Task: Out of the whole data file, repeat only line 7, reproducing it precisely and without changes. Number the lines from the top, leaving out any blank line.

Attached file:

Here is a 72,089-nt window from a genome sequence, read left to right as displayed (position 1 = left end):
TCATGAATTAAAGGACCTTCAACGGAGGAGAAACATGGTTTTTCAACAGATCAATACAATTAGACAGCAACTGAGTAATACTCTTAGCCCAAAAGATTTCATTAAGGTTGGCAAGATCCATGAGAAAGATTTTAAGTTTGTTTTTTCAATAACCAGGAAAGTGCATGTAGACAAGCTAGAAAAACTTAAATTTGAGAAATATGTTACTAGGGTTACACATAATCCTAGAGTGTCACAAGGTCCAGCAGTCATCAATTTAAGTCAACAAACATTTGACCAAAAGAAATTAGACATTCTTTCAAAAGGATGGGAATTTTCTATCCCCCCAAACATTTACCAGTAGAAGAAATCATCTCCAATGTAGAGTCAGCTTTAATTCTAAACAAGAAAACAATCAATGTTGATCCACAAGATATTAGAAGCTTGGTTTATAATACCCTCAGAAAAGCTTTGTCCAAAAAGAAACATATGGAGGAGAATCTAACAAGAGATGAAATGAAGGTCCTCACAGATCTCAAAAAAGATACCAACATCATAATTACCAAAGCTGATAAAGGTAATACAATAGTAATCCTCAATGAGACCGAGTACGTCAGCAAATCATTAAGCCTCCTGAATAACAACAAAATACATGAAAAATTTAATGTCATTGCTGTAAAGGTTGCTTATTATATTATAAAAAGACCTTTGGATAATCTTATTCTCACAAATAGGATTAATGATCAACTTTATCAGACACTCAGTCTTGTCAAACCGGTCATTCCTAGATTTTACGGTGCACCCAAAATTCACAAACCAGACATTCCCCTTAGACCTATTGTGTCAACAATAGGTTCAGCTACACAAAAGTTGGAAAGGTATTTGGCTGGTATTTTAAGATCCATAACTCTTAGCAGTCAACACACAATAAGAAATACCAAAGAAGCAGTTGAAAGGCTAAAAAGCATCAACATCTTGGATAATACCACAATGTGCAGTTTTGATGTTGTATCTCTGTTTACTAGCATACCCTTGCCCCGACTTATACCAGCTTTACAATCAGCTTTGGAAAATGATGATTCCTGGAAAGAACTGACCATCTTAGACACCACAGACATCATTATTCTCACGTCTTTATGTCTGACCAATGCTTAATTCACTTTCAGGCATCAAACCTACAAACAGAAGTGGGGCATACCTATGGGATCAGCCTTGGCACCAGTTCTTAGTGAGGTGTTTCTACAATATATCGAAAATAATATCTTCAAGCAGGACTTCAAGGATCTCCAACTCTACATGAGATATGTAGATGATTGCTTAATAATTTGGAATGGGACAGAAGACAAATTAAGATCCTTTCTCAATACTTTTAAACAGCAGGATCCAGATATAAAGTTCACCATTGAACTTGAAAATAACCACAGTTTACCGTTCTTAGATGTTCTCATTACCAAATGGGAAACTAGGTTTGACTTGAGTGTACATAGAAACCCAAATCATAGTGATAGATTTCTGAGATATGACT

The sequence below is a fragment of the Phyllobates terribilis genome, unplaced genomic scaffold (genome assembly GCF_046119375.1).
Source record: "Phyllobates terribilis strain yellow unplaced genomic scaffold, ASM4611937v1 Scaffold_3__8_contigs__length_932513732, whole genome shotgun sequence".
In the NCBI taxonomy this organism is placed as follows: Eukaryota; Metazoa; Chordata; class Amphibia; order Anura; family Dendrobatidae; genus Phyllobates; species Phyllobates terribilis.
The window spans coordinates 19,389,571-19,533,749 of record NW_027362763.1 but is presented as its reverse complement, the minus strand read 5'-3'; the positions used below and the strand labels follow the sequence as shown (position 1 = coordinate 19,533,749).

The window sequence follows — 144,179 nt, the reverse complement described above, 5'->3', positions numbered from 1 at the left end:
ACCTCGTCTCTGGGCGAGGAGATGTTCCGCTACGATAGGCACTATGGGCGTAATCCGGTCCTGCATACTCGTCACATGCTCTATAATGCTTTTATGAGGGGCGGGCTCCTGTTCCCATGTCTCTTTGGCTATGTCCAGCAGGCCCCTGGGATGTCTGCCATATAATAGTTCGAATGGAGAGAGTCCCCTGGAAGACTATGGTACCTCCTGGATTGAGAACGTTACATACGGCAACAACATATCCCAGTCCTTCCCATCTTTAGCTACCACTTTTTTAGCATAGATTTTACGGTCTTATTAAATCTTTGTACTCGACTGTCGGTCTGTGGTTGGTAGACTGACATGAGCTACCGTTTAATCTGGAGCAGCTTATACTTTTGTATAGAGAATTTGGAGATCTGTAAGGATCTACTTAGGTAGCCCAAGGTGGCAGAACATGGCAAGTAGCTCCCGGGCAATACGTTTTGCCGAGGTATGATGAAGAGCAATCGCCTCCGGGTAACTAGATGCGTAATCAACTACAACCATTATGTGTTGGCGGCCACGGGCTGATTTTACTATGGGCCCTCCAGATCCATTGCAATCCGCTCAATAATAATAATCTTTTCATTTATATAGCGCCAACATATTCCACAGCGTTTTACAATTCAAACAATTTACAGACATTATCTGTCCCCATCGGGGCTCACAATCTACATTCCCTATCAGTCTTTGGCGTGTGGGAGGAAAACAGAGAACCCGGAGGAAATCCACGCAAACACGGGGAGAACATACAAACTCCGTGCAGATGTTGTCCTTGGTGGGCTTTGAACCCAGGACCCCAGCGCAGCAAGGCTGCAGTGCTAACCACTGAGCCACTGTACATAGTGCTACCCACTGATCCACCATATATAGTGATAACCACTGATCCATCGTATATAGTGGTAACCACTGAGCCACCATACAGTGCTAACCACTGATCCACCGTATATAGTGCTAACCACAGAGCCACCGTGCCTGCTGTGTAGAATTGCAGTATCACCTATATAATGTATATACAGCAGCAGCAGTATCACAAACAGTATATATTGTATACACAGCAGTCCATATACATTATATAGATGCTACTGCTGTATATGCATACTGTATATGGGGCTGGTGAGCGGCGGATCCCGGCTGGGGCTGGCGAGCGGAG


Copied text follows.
The window sequence follows — 144,179 nt, the reverse complement described above, 5'->3', positions numbered from 1 at the left end: